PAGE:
'Concrete numbers' are a type of phrase consisting of a number and a unit expressed with a noun, such as 'two metres', 'three apples' etc. Historically called numerus numeratus
Take '5 men', it does not definitely describe any group of men in existence, however it does indentify correctly the exact amount/particular measure type, a unique idea, Hence it may or may not denote a particular group of men depending on the context.
'5 men entered a bar, and played a game of darts'
This is therefore an indefinite description and follows the rules that it can describe something and denote it contextually.
However in some context it is treated as a phrase that unambiguously denotes the idea of amount of a certain type.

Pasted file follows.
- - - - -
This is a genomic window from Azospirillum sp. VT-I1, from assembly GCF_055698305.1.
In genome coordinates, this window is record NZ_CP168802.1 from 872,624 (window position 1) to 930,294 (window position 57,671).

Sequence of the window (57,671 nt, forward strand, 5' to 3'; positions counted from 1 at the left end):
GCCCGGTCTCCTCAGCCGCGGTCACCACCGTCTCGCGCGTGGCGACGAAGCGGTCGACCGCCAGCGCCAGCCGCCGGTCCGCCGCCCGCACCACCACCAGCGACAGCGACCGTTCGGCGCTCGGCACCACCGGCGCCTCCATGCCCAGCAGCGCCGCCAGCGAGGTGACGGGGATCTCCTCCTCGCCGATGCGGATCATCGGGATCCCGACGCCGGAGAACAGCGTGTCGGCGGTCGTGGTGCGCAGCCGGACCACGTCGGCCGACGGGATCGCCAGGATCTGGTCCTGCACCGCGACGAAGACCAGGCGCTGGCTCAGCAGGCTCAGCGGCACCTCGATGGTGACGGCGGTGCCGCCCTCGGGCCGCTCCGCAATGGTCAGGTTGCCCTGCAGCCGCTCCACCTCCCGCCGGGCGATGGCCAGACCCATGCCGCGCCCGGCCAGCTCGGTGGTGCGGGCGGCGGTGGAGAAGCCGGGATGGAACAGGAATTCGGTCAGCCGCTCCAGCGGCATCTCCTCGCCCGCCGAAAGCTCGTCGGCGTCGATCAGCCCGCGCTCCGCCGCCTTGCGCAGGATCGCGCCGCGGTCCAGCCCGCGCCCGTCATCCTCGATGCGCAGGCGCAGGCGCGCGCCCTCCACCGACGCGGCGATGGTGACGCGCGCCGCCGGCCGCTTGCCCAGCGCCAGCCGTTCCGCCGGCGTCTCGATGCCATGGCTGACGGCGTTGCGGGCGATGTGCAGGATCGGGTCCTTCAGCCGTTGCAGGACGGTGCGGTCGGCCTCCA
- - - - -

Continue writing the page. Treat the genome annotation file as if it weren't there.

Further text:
'The price is 5 dollars'
If '5 men' denoted the idea of that amount of men then it would be difficult to explain what an idea is doing entering a bar.
Why is it that these kind of phrases which seemingly is an indefinte description and describes (contextually it may denote the object being described) is seen as unambiguously denoting the abstract idea of the amount?
Using an indexical phrase like 'The Price' in 'The Price is 5 dollars' with something ('5 dollars') that is not a proper noun (or some other unambiguous denoting phrase) seems ungrammatical.